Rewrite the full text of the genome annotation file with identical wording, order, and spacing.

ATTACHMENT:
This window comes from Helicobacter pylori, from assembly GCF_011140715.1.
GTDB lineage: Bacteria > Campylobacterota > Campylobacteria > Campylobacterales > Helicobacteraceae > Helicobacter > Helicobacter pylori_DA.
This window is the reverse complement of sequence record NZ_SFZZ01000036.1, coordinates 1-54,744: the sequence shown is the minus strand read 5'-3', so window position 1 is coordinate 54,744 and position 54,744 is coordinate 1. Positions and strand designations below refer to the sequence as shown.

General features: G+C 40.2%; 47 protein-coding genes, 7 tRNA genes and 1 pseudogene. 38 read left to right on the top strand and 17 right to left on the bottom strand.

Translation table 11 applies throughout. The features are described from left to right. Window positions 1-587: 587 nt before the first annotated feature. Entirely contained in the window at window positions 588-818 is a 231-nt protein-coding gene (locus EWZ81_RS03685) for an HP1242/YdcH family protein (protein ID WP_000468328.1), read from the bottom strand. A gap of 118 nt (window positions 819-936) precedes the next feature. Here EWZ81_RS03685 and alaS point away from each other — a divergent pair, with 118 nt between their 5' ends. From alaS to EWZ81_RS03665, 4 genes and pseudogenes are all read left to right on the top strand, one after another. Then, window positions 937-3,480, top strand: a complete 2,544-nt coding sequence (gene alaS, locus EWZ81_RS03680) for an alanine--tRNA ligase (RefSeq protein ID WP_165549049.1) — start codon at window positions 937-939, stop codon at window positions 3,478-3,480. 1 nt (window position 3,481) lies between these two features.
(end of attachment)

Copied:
This window comes from Helicobacter pylori, from assembly GCF_011140715.1.
GTDB lineage: Bacteria > Campylobacterota > Campylobacteria > Campylobacterales > Helicobacteraceae > Helicobacter > Helicobacter pylori_DA.
This window is the reverse complement of sequence record NZ_SFZZ01000036.1, coordinates 1-54,744: the sequence shown is the minus strand read 5'-3', so window position 1 is coordinate 54,744 and position 54,744 is coordinate 1. Positions and strand designations below refer to the sequence as shown.

General features: G+C 40.2%; 47 protein-coding genes, 7 tRNA genes and 1 pseudogene. 38 read left to right on the top strand and 17 right to left on the bottom strand.

Translation table 11 applies throughout. The features are described from left to right. Window positions 1-587: 587 nt before the first annotated feature. Entirely contained in the window at window positions 588-818 is a 231-nt protein-coding gene (locus EWZ81_RS03685) for an HP1242/YdcH family protein (protein ID WP_000468328.1), read from the bottom strand. A gap of 118 nt (window positions 819-936) precedes the next feature. Here EWZ81_RS03685 and alaS point away from each other — a divergent pair, with 118 nt between their 5' ends. From alaS to EWZ81_RS03665, 4 genes and pseudogenes are all read left to right on the top strand, one after another. Then, window positions 937-3,480, top strand: a complete 2,544-nt coding sequence (gene alaS, locus EWZ81_RS03680) for an alanine--tRNA ligase (RefSeq protein ID WP_165549049.1) — start codon at window positions 937-939, stop codon at window positions 3,478-3,480. 1 nt (window position 3,481) lies between these two features.